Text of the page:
Parkway problems aired

David Taber

PONDSIDE—Trees and safety were the focus of residents’ concerns at a community meeting on July 16 featuring presentations by representatives from the Department of Conservation and Recreation (DCR) and state and local police departments about state parkways in JP.

State Rep. Jeffery Sánchez, who hosts meetings for residents who neighbor JP’s state-owned roadways and parks at least twice a year, kept a full agenda on track.

After the meeting, Sánchez said the active engagement of the community, as evidenced by the close to 30 residents in attendance at the meeting, made it worth his while to facilitate the interaction between state authorities and Pondside neighbors.

The positive effects of past meetings were briefly discussed, with residents thanking DCR representatives for their work fixing sidewalks along the parkways.

But when John Iappini, of the Jamaica Pond Association asked Karl Pastore, head of the DCR’s Harbor region, which includes Jamaica Pond, what grade the DCR’s efforts should get, Pastore was not overly enthusiastic.

Pastore described DCR’s grade as a D last year, this year he told the meeting it was a “C at best. But if you are going to put something in the paper say we are doing better. For the sake of the paper I will say B-,” Pastore said.

Members of the media had been asked to identify themselves at the beginning of the meeting. The Gazette was the only media outlet to speak up.

Iapinni said dead and dying trees along the Jamaicaway are a public safety hazard. “There are a lot of dead and dying trees that could fall at any time,” Iapinni said.

Pastore , who had initially reported to the meeting that dead wood issues were under control along the Jamaicaway, acknowledged that a tree had, in fact, fallen just a few weeks ago.

Another neighbor, who said she was present when the tree fell, said it happened on a sunny day with no wind.

“I hear a lot of people saying…[the report] is not adequate,” Pastore said, and promised he would look into it.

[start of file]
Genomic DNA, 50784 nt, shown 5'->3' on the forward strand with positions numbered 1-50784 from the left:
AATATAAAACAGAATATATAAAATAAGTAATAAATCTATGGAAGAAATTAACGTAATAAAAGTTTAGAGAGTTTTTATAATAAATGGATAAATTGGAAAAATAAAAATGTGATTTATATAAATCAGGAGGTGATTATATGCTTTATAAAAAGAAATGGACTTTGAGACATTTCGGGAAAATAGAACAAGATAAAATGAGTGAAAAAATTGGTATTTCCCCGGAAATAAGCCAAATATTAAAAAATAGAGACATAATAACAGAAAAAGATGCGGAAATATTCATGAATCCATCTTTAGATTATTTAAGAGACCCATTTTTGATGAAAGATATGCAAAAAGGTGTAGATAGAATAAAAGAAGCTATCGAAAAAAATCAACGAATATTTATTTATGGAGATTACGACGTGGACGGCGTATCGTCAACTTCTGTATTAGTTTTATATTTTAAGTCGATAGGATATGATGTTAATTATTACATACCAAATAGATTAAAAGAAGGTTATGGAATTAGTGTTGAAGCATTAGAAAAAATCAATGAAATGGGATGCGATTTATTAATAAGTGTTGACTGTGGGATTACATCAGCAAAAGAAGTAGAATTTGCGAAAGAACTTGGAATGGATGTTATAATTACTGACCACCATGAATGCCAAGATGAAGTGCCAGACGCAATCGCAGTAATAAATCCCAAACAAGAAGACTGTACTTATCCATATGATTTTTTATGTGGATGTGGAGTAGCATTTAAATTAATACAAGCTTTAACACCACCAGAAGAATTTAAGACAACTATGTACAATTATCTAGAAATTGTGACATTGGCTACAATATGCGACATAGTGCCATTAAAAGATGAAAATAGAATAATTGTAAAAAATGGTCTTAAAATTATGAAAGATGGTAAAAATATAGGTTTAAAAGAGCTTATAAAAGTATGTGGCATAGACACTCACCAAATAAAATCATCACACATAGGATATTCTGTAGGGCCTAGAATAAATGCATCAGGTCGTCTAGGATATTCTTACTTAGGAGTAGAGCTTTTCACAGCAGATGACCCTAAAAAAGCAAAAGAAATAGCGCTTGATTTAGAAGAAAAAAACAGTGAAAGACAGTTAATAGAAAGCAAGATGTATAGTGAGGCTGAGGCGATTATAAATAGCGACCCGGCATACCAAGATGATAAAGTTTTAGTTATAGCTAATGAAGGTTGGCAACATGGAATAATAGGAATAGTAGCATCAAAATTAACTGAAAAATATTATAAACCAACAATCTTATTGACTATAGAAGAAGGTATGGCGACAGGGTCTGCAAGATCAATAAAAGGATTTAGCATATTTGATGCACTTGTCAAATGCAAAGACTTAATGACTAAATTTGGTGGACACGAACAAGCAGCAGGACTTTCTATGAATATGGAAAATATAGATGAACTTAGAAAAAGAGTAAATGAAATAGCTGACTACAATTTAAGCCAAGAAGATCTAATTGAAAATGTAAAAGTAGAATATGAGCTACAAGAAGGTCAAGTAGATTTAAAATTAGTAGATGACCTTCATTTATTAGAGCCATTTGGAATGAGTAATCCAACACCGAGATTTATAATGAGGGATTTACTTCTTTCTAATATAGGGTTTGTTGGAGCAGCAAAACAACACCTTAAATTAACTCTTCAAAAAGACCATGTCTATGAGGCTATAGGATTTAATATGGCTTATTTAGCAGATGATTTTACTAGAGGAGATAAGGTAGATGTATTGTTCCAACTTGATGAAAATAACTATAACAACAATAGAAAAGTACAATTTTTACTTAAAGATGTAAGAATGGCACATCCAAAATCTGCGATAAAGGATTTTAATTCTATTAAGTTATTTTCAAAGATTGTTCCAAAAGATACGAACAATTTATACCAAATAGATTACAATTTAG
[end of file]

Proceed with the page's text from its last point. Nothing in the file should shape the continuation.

A significant portion of the meeting was devoted to discussion of pedestrian safety on the Arborway, Riverway and Jamaicaway, with state police lamenting it is hard these days to tell the difference between a parkway and a highway.

Frustration with speeders on the parkways led one area resident to recommend surveillance cameras be installed.

“As far as civil liberties are concerned, I challenge anyone to go into stores or ATMs or enter the turnpike without having their picture taken,” the resident said.

Sánchez said there are bills pending at the state level that propose to increase the Commonwealth’s authority to conduct surveillance. Civil liberties concerns have tied most of them up, he said.

Support for the installation of cameras was not unanimous at the meeting.

Another resident said he did not see, “people getting run over in droves and I don’t agree with putting up video cameras everywhere.”

Described briefly at the meeting by Sarah Freeman of the Arborway Coalition and a DCR staffer, but absent from the conversation, was the substance of a DCR report, released that morning, presenting four alternatives for redesigns of Kelley and Murray Circles. All the proposals include redesigning one or both circles as signalized intersections. The intention of the redesign proposals is to improve traffic flow, but stoplights and crossing signals will, presumably make these sections of roadway more accessible. There was no word on a timeline for choosing or implementing a design.

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